Back

Family Farm and Divorce

What makes Farming Divorces Different?

42% of all marriages end in divorce (according to the office of national statistics) and farmers are certainly not immune to this. Often the lifestyle and work that is involved in farming includes long hours, stress, financial worries all contribute to the added strain on their personal relationship.

farm_house.jpg

There are few other occupations where home and work are inter related and often involve wider family members and their vested interest.

Farms are generally inherited assets. They are added to as they pass through generations and often spouses are partners in the family business or are otherwise involved in the farming business.

A farming case can often therefore involve the majority of the assets being inherited assets and in principle “non matrimonial” assets. They are often income light and capital heavy and they present a unique set of difficulties when matrimonial problems occur, particularly where the Court has to deal with the prospect of separating one household into two and thereby satisfy the changing needs of the family and any dependent children.

The goal for the Court is the ultimate fairness and meeting the party’s needs but farming cases are unique and therefore require specialist legal experience to handle them.

Will my Spouse get half?

That depends on the circumstances of the case but equality certainly has to be a cross check for matrimonial settlement but farming cases do merit special consideration. Issues that could affect the final division include:-

  • How the farm was acquired, for example, if it has been handed down through the generations and the intention is that it should be preserved for the next generations then the Court may order a sale only as a last resort.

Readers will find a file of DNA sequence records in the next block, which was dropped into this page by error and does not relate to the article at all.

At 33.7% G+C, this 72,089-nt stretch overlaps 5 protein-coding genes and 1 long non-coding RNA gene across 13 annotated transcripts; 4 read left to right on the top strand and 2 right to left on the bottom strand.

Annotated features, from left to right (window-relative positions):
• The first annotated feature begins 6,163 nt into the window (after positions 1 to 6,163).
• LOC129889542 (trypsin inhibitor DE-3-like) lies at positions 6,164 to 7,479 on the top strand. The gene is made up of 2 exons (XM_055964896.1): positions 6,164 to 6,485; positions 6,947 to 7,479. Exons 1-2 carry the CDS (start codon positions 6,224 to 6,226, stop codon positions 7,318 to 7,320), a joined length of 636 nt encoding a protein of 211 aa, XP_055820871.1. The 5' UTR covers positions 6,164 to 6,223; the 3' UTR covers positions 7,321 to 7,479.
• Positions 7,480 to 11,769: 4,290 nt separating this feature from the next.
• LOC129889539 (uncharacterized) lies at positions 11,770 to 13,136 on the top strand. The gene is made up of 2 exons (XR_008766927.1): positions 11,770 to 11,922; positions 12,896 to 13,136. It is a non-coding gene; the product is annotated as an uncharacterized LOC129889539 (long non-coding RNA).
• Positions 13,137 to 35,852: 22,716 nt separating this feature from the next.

• Who else owns a share? Parents, brothers, sisters may have a stake in the farm and the Court would try and avoid any action that may impact on a third party. In additional of course the third party may seek to intervene in any matrimonial proceedings that are under way that would affect the farm.

  • How long is the marriage? Courts are under a duty to consider the length of the marriage as short marriages often tend to indicate no sale but that would be dependent on the other factors.

  • How were the assets treated by the parties during the marriage? I.e. were they a joint investment or were they kept very separate.

  • Are there any trust instruments that the Courts should be aware of, i.e. is the farm held in trust for one or a number of beneficiaries or future generations? If so this can be a crucial factor.

  • Were there any agreements entered into before or since the marriage? I.e. do the parties have a benefit of either a pre nuptial or post nuptial agreement?

How can you protect your position?

It is a necessary consideration to consider a pre nuptial agreement if you are not yet married. These can be tricky to negotiate but provided they are prepared in accordance with current guidelines and with legal assistance they can provide evidence of what is intended from a financial point of view from the outset of the marriage and the Court will have high regard to a pre nuptial agreement that is clearly made with expert advice and full information given. Indeed even if you are married you can still enter into a post nuptial agreement and although these are uncommon they add a layer of protection if made in accordance with expert legal advice in the event of any potential divorce.

Other considerations

Farms are normally family concerns and therefore litigation via a Court process may not be the most productive way forward. Parties are always urged to consider using mediation or collaborative law as a way of resolving disputes. These options can often keep people out of Court and offer a flexible and cost effective solution while enabling the parties to retain some control over the ultimate conclusion.